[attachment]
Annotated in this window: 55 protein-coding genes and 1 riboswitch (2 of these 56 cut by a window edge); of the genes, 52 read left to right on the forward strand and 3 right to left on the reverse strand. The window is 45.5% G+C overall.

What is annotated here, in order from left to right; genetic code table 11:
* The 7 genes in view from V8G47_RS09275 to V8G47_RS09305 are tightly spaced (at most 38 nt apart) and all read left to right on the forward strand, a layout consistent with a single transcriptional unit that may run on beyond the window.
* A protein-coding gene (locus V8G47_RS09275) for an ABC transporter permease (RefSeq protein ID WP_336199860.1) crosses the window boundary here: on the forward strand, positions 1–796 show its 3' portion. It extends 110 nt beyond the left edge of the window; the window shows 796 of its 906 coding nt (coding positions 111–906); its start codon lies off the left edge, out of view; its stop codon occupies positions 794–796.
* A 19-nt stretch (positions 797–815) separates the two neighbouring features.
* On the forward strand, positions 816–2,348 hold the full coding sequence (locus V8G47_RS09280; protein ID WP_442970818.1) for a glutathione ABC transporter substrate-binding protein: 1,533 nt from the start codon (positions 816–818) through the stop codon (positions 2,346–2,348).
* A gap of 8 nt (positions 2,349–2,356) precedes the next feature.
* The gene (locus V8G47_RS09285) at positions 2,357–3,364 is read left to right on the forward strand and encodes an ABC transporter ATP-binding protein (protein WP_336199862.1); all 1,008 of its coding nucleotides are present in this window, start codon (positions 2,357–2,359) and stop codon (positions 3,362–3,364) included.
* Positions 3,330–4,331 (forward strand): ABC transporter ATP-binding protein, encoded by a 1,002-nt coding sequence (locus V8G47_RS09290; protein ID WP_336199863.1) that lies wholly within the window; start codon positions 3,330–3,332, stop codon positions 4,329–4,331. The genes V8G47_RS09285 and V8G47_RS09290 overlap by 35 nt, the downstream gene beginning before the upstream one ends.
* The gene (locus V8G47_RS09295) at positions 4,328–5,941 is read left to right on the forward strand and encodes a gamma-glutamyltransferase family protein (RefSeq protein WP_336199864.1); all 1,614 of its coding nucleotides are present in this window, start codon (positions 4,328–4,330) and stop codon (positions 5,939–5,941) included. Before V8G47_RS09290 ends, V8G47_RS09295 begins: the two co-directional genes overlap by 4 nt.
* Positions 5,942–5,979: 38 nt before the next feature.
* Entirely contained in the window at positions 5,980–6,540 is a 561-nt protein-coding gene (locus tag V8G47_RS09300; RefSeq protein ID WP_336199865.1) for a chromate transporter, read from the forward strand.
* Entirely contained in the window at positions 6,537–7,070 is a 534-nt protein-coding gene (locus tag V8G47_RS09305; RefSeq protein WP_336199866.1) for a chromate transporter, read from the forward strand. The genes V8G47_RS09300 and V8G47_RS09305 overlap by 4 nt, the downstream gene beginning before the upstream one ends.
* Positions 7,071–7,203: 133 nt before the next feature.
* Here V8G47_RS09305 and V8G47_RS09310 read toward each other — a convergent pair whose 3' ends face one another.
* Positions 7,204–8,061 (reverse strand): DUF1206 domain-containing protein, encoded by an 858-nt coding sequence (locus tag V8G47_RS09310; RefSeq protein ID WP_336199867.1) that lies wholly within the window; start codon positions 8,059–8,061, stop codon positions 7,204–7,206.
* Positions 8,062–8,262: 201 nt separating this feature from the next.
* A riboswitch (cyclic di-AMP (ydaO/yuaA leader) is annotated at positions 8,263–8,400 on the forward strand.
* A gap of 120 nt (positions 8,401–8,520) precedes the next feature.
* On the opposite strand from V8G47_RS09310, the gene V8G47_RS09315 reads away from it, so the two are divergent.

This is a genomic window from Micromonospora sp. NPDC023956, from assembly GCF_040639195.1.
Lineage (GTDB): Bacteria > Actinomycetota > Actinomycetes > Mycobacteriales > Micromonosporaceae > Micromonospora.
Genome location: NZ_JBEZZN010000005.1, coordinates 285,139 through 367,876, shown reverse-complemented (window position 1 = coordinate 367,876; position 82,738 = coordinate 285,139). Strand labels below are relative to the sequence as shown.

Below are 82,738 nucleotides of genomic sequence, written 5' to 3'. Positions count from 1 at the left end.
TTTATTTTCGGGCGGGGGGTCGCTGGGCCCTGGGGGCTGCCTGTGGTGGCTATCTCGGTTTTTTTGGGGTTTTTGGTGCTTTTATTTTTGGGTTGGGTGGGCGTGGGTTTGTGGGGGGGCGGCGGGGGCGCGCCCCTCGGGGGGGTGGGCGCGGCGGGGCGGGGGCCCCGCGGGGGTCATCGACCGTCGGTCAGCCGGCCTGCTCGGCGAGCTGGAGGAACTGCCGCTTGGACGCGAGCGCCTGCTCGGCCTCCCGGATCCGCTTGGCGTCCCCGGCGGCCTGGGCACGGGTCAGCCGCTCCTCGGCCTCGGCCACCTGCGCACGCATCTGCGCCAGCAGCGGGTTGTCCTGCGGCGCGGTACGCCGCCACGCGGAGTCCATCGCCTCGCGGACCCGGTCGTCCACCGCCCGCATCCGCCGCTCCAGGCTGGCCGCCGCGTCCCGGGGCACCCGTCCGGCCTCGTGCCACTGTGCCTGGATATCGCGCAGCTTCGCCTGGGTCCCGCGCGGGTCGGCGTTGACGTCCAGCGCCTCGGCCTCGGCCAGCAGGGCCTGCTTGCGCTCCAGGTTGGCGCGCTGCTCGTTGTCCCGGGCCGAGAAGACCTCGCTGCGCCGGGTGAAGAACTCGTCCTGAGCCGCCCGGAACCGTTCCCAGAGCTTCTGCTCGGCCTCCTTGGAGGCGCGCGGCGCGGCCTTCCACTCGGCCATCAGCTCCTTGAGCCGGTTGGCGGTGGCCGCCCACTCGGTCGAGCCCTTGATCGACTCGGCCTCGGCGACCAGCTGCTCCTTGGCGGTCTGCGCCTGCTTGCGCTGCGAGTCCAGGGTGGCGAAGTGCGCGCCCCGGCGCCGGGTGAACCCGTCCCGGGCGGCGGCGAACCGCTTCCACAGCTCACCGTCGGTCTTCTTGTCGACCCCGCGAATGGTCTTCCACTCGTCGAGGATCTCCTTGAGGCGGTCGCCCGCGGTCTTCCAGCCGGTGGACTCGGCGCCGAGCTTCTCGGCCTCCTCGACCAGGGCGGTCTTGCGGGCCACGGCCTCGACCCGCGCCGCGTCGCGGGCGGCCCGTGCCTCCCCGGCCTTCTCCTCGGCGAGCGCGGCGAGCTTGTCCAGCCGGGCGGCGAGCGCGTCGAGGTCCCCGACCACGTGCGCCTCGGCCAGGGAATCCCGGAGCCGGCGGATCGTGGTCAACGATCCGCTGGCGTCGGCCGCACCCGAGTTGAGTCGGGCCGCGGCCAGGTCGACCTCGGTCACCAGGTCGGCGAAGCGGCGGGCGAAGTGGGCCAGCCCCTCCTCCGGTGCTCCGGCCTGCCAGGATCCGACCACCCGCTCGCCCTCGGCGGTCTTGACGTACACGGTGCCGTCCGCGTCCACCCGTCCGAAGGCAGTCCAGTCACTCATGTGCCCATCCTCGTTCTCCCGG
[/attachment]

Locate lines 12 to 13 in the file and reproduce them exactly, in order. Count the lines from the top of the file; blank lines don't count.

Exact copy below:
* Entirely contained in the window at positions 5,980–6,540 is a 561-nt protein-coding gene (locus tag V8G47_RS09300; RefSeq protein ID WP_336199865.1) for a chromate transporter, read from the forward strand.
* Entirely contained in the window at positions 6,537–7,070 is a 534-nt protein-coding gene (locus tag V8G47_RS09305; RefSeq protein WP_336199866.1) for a chromate transporter, read from the forward strand. The genes V8G47_RS09300 and V8G47_RS09305 overlap by 4 nt, the downstream gene beginning before the upstream one ends.